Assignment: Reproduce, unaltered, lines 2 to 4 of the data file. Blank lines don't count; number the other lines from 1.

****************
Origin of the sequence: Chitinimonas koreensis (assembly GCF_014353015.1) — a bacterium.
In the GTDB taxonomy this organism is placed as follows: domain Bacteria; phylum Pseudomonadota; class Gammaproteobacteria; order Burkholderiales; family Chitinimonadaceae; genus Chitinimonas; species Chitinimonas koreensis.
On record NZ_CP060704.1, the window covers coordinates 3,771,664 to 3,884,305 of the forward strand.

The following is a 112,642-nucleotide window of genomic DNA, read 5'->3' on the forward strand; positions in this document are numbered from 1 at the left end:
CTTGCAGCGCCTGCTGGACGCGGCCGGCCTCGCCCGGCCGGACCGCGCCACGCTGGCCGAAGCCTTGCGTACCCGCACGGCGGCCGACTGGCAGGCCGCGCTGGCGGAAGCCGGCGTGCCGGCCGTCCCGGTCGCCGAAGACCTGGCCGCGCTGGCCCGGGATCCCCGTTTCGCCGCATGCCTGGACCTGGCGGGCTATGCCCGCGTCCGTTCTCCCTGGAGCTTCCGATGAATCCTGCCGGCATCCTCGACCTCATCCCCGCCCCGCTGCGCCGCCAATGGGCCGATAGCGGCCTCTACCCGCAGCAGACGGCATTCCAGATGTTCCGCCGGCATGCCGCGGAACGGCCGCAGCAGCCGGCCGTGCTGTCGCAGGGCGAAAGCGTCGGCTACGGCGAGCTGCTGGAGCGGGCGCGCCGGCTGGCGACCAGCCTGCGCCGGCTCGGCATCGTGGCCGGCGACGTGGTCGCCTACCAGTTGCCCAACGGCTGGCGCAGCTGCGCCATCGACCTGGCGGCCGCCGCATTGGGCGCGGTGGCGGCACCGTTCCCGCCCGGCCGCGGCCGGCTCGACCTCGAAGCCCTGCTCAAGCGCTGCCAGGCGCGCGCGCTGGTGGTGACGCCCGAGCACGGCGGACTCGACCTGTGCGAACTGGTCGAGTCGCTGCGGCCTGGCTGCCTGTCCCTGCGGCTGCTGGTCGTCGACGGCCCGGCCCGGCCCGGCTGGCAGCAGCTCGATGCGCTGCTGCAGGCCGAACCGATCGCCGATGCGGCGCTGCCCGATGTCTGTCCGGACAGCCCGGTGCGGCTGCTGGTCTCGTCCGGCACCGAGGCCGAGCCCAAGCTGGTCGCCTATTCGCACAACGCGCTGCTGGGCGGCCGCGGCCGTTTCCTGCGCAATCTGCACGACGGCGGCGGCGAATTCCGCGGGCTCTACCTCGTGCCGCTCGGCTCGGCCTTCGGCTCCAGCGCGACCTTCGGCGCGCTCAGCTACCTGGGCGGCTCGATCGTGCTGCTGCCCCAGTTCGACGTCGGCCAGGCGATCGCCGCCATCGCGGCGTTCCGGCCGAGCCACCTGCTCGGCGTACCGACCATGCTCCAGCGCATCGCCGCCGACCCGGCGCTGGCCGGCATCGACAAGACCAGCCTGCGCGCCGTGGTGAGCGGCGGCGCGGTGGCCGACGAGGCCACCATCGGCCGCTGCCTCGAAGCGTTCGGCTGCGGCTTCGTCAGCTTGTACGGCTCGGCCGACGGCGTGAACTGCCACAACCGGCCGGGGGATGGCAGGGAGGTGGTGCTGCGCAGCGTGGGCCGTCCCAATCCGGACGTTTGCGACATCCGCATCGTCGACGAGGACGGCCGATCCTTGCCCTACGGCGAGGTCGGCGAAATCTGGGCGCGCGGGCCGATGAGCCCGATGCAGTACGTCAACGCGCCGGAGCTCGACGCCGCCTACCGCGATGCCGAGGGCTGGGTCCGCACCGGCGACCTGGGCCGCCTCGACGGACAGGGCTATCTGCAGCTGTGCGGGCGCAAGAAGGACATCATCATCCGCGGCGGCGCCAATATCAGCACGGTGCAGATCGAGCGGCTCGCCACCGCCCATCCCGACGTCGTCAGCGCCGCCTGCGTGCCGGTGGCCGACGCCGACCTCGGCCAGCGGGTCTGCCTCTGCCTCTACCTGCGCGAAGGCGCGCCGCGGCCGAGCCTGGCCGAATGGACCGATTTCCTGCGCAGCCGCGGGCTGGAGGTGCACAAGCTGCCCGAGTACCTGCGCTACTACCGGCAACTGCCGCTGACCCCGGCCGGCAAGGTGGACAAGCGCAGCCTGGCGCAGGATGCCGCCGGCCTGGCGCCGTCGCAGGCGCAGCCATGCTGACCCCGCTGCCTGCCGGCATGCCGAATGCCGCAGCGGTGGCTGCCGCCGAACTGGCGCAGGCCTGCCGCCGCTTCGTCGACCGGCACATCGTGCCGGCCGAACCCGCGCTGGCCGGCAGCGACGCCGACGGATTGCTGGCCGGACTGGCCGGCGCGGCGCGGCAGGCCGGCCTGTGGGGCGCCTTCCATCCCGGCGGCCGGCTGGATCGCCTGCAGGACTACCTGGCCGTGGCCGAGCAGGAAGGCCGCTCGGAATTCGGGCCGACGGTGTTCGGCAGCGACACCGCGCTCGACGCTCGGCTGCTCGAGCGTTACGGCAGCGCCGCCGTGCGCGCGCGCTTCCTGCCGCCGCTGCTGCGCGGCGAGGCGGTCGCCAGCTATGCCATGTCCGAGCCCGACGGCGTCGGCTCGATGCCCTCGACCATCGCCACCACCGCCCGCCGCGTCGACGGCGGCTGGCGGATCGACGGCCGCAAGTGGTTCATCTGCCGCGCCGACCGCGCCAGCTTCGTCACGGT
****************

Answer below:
In the GTDB taxonomy this organism is placed as follows: domain Bacteria; phylum Pseudomonadota; class Gammaproteobacteria; order Burkholderiales; family Chitinimonadaceae; genus Chitinimonas; species Chitinimonas koreensis.
On record NZ_CP060704.1, the window covers coordinates 3,771,664 to 3,884,305 of the forward strand.

The following is a 112,642-nucleotide window of genomic DNA, read 5'->3' on the forward strand; positions in this document are numbered from 1 at the left end: